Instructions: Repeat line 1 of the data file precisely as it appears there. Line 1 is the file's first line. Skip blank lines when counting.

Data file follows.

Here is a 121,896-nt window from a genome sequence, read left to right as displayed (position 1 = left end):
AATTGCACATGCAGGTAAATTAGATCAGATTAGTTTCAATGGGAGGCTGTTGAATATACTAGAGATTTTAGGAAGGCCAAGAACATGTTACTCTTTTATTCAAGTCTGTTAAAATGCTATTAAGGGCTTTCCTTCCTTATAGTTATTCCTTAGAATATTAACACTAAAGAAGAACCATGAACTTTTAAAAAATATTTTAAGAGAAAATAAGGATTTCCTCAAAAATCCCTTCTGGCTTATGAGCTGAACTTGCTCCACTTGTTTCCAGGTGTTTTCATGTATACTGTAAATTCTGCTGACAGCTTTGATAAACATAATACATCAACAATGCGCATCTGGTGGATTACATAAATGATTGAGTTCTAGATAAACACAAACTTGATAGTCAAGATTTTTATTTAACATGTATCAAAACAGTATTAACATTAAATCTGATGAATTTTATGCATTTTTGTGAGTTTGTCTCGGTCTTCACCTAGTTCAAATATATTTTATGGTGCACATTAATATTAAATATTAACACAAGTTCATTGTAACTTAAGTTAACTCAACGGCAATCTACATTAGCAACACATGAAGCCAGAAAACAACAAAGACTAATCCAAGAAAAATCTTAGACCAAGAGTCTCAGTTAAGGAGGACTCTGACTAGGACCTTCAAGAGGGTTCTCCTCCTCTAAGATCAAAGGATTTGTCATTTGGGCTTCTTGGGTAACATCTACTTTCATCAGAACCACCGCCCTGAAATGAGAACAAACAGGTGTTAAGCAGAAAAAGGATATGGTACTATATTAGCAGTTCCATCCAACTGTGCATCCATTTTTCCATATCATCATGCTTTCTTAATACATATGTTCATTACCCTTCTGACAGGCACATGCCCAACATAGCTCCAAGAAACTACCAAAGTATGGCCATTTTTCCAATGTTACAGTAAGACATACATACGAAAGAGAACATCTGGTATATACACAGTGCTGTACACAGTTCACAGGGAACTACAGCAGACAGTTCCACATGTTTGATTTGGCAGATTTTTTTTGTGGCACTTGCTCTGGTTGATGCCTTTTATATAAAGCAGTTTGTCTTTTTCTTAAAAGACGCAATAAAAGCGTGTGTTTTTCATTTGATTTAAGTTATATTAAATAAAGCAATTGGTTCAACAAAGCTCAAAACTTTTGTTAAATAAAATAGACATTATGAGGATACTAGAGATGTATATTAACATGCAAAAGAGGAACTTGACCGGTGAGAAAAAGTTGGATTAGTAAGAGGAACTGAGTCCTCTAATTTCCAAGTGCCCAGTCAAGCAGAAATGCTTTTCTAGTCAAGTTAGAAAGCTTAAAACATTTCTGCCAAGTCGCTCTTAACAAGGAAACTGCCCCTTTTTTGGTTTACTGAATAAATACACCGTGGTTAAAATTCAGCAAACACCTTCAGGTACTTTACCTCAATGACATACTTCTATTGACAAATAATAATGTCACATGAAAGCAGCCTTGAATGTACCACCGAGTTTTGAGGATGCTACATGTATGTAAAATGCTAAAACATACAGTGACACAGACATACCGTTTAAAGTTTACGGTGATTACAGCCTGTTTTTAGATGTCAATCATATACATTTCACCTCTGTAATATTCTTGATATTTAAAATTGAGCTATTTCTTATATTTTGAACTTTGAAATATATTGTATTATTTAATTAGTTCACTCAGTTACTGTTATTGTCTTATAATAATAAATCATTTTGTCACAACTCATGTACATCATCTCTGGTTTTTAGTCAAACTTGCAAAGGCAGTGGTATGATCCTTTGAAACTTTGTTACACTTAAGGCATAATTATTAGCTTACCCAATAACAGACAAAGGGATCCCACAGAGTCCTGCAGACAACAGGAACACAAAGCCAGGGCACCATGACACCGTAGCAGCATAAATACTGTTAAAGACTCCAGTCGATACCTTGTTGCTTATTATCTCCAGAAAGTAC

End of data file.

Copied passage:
Here is a 121,896-nt window from a genome sequence, read left to right as displayed (position 1 = left end):